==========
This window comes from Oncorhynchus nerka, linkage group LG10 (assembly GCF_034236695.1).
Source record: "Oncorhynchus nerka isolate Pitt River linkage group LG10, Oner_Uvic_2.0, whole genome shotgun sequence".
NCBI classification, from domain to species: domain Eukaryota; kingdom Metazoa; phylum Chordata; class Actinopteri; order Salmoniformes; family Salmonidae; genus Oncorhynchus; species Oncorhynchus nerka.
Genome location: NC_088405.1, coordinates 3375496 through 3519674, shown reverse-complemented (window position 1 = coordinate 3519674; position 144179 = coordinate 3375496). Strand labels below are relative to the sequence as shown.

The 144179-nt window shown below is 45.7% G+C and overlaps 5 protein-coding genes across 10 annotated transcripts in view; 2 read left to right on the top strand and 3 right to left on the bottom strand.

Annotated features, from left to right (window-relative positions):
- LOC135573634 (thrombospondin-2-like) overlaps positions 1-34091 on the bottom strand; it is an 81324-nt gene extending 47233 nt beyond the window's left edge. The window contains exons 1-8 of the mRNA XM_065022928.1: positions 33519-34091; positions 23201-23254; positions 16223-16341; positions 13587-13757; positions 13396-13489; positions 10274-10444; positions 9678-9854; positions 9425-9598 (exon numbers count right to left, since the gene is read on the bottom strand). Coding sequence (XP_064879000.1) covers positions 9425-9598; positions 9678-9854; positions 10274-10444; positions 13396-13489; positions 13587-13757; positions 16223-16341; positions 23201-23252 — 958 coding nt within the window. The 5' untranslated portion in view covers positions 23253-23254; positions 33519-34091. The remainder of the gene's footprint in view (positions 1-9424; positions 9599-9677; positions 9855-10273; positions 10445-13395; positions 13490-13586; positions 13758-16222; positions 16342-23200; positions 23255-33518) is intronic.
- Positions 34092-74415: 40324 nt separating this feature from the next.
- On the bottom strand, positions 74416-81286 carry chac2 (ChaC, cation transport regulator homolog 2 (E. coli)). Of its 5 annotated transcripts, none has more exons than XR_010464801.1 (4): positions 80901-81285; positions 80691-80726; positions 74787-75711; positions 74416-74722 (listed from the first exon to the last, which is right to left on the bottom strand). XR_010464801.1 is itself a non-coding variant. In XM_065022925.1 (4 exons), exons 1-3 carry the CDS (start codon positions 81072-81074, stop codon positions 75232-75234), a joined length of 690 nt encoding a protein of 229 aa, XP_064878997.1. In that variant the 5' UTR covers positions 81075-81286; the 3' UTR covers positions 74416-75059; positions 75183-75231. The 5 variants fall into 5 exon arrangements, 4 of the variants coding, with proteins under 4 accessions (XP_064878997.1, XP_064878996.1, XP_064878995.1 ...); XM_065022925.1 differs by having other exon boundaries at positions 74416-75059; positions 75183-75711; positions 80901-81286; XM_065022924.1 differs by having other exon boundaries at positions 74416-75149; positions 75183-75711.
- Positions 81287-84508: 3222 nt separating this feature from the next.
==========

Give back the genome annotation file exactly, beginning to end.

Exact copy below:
This window comes from Oncorhynchus nerka, linkage group LG10 (assembly GCF_034236695.1).
Source record: "Oncorhynchus nerka isolate Pitt River linkage group LG10, Oner_Uvic_2.0, whole genome shotgun sequence".
NCBI classification, from domain to species: domain Eukaryota; kingdom Metazoa; phylum Chordata; class Actinopteri; order Salmoniformes; family Salmonidae; genus Oncorhynchus; species Oncorhynchus nerka.
Genome location: NC_088405.1, coordinates 3375496 through 3519674, shown reverse-complemented (window position 1 = coordinate 3519674; position 144179 = coordinate 3375496). Strand labels below are relative to the sequence as shown.

The 144179-nt window shown below is 45.7% G+C and overlaps 5 protein-coding genes across 10 annotated transcripts in view; 2 read left to right on the top strand and 3 right to left on the bottom strand.

Annotated features, from left to right (window-relative positions):
- LOC135573634 (thrombospondin-2-like) overlaps positions 1-34091 on the bottom strand; it is an 81324-nt gene extending 47233 nt beyond the window's left edge. The window contains exons 1-8 of the mRNA XM_065022928.1: positions 33519-34091; positions 23201-23254; positions 16223-16341; positions 13587-13757; positions 13396-13489; positions 10274-10444; positions 9678-9854; positions 9425-9598 (exon numbers count right to left, since the gene is read on the bottom strand). Coding sequence (XP_064879000.1) covers positions 9425-9598; positions 9678-9854; positions 10274-10444; positions 13396-13489; positions 13587-13757; positions 16223-16341; positions 23201-23252 — 958 coding nt within the window. The 5' untranslated portion in view covers positions 23253-23254; positions 33519-34091. The remainder of the gene's footprint in view (positions 1-9424; positions 9599-9677; positions 9855-10273; positions 10445-13395; positions 13490-13586; positions 13758-16222; positions 16342-23200; positions 23255-33518) is intronic.
- Positions 34092-74415: 40324 nt separating this feature from the next.
- On the bottom strand, positions 74416-81286 carry chac2 (ChaC, cation transport regulator homolog 2 (E. coli)). Of its 5 annotated transcripts, none has more exons than XR_010464801.1 (4): positions 80901-81285; positions 80691-80726; positions 74787-75711; positions 74416-74722 (listed from the first exon to the last, which is right to left on the bottom strand). XR_010464801.1 is itself a non-coding variant. In XM_065022925.1 (4 exons), exons 1-3 carry the CDS (start codon positions 81072-81074, stop codon positions 75232-75234), a joined length of 690 nt encoding a protein of 229 aa, XP_064878997.1. In that variant the 5' UTR covers positions 81075-81286; the 3' UTR covers positions 74416-75059; positions 75183-75231. The 5 variants fall into 5 exon arrangements, 4 of the variants coding, with proteins under 4 accessions (XP_064878997.1, XP_064878996.1, XP_064878995.1 ...); XM_065022925.1 differs by having other exon boundaries at positions 74416-75059; positions 75183-75711; positions 80901-81286; XM_065022924.1 differs by having other exon boundaries at positions 74416-75149; positions 75183-75711.
- Positions 81287-84508: 3222 nt separating this feature from the next.